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10 July 2024

New Voices Summer 2024: Food, Plants, Remedies and Healing Practices: Women’s Ideas in the History of Medicine

Talk | 4:30 PM - 6:30 PM | Jil Muller

Dr. Amalia Cerrito (University of Trento): Female seeds, powers, and bodies: Albert the Great and the vegetal sexuality

The 13th-century Dominican master Albert the Great extensively discusses vegetal sexuality. While animals reproduce through the mating of female and male individuals, plants lack a sexual distinction, reproducing through seeds that contain all necessary conditions for plant generation. Furthermore, the primary paternal and maternal functions, such as fertilization, generative material provision, and nourishment during development, do not involve individuals of the same plant species. External causal agencies perform these functions, like the Sun and the soil (traditionally regarded as the “father and mother of plants”). Despite the evident differences in animal and plant generation, Albert uses concepts such as “male and female”, “motherhood and fatherhood”, to explain vegetal sexuality. He is convinced that “male and female” and “motherhood and fatherhood” manifest in nature to varying degrees, ranging from the most perfect nature, i.e., human beings, to the less perfect, i.e., plants. Applying these categories to plants, he develops an explanatory model that aims to identify causal roles and powers of male and female, fatherhood and motherhood, in proportion to plant generation, using a comparative approach modeled on animal generation. In Albert’s view, plants lack sexually differentiated bodies not due to a factual absence of “male and female” attributes, powers, and causation outright, but rather as a consequence of their ontological status not due to a factual absence of “male and female” attributes, powers, and causation outright, but rather as a consequence of their ontological status. Plants express masculinitas and femininitas proportionally to their nature. The examination of plant generation provides an opportunity to elucidate these concepts, defining the essential aspects and causal roles of male and female functions and features. In this lecture, I will focus on how Albert employs concepts such as the female “body”, “seed”, and “power”, in his investigation on vegetal sexuality. By developing the analogy between the uterus/terra/mater (uterus/soil/mother), he adapts the Galenic humoral-complexion theory to the soil and identifies maternal and feminine properties and powers even in the simplest living body —namely, that of plants.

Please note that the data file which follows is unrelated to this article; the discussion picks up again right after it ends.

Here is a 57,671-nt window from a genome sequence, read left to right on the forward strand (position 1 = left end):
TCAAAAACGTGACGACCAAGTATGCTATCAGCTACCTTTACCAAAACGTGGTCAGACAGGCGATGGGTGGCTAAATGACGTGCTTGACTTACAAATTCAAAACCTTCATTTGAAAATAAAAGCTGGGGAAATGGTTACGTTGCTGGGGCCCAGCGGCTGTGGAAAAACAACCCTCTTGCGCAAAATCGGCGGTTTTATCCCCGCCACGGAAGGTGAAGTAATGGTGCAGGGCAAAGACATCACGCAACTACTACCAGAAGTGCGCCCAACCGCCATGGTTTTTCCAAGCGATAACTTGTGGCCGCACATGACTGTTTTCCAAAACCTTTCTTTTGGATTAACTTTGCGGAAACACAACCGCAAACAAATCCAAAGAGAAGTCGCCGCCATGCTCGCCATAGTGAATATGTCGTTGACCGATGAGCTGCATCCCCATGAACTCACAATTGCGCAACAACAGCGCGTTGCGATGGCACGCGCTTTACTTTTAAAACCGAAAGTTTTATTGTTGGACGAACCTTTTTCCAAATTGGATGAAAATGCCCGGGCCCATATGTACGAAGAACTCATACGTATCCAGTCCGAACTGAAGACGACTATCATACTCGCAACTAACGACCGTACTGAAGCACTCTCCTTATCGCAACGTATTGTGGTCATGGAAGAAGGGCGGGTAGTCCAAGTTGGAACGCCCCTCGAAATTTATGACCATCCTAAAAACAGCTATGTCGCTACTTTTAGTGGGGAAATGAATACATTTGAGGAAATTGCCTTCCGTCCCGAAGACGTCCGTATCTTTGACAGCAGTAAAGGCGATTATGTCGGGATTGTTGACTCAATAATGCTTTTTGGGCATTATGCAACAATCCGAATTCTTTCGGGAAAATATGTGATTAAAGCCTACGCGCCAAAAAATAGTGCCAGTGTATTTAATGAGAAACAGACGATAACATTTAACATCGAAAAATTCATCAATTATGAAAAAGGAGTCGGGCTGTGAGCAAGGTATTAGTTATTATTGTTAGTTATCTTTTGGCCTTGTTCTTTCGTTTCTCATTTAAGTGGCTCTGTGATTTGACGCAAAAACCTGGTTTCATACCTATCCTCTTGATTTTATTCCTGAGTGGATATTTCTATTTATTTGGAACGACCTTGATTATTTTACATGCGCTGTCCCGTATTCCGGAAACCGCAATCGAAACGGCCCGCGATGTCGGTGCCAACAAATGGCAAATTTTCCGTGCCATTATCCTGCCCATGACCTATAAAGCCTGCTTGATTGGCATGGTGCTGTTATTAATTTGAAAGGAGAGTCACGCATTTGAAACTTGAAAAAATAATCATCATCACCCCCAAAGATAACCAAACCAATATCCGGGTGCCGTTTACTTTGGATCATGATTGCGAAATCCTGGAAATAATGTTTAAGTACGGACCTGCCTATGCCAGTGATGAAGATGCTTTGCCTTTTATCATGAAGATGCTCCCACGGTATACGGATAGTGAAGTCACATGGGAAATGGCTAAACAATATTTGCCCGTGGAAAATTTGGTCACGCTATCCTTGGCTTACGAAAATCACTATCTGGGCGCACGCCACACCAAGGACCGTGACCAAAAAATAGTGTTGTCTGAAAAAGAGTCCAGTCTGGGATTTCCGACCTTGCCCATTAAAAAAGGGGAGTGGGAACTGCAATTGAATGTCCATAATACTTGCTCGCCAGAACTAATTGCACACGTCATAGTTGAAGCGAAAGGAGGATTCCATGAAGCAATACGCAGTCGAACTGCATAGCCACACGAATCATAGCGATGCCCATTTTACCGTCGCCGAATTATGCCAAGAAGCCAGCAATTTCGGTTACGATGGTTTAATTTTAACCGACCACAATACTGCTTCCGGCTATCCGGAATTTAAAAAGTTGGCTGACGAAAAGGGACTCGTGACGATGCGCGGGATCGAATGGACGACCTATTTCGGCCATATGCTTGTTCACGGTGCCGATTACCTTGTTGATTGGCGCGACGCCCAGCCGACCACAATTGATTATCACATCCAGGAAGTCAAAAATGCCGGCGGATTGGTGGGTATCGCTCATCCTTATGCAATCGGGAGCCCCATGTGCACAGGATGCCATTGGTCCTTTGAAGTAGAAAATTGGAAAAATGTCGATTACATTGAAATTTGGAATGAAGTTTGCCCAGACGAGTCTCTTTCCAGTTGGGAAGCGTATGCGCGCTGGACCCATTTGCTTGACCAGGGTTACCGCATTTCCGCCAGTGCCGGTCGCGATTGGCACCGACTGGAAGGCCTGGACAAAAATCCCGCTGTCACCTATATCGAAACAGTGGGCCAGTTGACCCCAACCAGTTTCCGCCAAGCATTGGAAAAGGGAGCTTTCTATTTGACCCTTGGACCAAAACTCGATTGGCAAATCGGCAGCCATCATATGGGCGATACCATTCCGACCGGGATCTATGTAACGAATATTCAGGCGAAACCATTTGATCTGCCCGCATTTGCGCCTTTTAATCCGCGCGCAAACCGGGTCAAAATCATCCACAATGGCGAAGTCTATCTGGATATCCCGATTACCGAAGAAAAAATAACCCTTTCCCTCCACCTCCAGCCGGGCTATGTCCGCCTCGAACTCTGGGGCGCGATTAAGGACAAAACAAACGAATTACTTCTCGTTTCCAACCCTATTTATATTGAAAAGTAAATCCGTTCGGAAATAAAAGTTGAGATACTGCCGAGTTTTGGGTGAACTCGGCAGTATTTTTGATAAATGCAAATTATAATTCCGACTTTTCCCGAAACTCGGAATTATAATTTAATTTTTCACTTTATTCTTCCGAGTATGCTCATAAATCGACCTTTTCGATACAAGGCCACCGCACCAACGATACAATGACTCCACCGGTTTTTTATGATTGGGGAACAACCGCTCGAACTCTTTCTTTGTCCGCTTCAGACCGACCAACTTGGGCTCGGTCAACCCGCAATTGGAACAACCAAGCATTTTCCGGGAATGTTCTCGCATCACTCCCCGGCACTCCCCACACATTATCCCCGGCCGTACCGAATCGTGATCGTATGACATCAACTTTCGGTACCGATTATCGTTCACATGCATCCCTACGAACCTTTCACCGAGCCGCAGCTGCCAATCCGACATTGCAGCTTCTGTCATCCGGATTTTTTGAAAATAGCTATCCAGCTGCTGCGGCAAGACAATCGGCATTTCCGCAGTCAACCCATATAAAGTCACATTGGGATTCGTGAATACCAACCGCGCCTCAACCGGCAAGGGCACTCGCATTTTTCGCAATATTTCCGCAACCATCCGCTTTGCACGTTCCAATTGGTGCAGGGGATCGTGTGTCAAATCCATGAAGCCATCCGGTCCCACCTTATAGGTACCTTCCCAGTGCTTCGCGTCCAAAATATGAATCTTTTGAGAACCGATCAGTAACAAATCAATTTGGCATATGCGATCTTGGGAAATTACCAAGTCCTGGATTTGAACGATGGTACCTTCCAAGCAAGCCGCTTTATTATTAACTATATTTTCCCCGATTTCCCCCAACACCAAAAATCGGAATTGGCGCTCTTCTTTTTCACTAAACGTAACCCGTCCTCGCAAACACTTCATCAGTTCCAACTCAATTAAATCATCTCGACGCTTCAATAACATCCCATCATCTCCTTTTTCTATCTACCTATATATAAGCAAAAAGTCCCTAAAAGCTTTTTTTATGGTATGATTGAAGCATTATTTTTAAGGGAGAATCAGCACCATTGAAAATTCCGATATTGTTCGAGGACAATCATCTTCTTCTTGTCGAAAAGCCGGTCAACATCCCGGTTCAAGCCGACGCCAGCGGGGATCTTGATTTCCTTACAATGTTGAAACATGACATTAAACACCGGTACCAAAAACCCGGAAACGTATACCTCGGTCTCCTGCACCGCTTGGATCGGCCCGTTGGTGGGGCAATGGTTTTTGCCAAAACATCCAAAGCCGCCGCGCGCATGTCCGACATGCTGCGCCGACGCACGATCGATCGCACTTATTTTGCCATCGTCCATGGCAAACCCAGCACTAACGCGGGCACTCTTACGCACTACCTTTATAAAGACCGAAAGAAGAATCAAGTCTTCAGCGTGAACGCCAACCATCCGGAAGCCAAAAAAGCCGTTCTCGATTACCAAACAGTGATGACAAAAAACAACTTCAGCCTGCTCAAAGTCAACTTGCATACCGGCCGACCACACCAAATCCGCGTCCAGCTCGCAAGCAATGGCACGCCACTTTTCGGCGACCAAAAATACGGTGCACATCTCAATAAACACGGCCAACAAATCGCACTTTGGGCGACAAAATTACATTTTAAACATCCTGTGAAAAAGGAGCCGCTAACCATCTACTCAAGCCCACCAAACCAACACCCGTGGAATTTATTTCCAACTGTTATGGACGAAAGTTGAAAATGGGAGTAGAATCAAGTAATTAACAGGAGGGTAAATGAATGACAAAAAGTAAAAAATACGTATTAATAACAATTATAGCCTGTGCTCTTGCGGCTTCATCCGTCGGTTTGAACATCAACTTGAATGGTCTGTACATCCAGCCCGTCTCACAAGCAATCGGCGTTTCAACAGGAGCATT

About the Speaker:

Amalia Cerrito is an Associate Fellow of the Centre for the Study of Medicine and the Body in the Renaissance and a postdoctoral researcher at the University of Trento where she works on a project titled Between Science and Myth: Albert the Great, his Sources and his Followers” (PRIN 2022: “Itineraries of Philosophy and Science from Baghdad to Florence: Albert the Great, his Sources and his Legacies”). She received her PhD in Philosophy in 2020 jointly by the University of Pisa and the University of Florence. In 2022 her work on Albert the Great and the ‘virtus formativa’ was awarded the Santorio Award for Excellence in Research.

10 July 2024

4:30 PM - 6:30 PM



Jil Muller


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